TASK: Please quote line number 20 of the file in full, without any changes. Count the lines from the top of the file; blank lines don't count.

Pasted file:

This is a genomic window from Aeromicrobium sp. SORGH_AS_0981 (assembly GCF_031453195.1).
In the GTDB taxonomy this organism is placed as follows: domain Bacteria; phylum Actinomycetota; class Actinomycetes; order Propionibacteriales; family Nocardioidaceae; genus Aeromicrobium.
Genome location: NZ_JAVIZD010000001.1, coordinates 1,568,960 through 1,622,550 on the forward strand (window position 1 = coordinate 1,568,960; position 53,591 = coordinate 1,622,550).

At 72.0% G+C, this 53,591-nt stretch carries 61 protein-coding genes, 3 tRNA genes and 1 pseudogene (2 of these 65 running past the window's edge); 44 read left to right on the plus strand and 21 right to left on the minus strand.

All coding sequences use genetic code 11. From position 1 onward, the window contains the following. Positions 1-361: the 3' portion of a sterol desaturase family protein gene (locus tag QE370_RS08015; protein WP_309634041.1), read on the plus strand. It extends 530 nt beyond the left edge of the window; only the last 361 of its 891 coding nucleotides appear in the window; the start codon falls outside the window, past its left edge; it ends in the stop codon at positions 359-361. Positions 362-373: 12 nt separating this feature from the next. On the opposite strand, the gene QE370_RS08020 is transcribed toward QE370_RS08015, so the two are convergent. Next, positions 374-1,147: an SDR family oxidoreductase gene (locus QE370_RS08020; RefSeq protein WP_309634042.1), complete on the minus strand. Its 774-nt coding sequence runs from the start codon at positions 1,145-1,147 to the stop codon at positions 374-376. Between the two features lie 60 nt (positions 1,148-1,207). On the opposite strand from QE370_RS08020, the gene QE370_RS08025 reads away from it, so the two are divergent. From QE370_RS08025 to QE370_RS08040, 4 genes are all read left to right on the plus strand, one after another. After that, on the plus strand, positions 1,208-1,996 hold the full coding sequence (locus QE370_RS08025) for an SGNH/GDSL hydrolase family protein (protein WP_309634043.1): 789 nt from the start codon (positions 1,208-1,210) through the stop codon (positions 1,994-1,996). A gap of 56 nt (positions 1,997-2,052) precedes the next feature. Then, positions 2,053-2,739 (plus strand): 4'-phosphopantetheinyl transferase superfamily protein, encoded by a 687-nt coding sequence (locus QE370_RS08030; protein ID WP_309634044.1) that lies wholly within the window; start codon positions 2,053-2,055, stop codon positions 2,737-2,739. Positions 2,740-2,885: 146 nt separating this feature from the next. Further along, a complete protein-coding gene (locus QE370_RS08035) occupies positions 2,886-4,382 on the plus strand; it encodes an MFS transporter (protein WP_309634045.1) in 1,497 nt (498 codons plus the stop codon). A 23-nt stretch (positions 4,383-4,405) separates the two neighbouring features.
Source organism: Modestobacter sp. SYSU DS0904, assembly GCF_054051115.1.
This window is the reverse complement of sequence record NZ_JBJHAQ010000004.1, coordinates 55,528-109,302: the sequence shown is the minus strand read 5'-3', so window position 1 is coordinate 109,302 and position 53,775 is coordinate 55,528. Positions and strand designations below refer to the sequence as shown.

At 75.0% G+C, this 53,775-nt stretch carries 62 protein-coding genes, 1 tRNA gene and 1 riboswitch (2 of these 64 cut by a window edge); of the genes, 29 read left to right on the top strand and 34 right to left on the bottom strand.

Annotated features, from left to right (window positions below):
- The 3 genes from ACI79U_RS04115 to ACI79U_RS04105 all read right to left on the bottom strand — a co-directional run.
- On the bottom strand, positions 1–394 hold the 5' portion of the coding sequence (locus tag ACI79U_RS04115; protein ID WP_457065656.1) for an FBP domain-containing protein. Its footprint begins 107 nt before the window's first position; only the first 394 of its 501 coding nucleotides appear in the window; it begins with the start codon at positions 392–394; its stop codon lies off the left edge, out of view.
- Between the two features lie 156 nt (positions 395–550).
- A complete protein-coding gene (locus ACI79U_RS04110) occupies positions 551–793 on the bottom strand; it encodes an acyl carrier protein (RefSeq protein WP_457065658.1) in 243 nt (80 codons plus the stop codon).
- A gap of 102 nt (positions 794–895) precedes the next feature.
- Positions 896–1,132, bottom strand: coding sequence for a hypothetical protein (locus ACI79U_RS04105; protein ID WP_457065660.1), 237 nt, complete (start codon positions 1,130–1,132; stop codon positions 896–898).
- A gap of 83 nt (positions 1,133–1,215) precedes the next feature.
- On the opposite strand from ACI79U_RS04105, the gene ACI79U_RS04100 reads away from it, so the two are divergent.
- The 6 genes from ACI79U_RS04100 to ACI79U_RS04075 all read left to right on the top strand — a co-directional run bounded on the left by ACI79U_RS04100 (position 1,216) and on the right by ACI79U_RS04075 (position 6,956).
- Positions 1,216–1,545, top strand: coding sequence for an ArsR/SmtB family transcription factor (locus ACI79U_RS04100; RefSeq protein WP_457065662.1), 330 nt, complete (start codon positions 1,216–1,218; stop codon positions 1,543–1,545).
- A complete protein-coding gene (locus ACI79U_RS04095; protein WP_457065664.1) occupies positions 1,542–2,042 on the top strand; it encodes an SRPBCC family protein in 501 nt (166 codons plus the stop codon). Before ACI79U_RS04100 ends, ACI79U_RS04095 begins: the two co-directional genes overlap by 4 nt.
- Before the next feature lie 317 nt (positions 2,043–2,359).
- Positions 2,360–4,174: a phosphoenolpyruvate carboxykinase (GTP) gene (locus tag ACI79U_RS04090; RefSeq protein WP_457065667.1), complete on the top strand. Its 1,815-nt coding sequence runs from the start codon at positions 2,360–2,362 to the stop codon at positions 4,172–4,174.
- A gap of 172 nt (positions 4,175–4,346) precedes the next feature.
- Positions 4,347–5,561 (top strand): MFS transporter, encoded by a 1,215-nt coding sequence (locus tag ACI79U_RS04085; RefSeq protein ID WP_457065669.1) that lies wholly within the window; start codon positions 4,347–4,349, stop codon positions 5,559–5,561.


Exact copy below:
- A complete protein-coding gene (locus ACI79U_RS04095; protein WP_457065664.1) occupies positions 1,542–2,042 on the top strand; it encodes an SRPBCC family protein in 501 nt (166 codons plus the stop codon). Before ACI79U_RS04100 ends, ACI79U_RS04095 begins: the two co-directional genes overlap by 4 nt.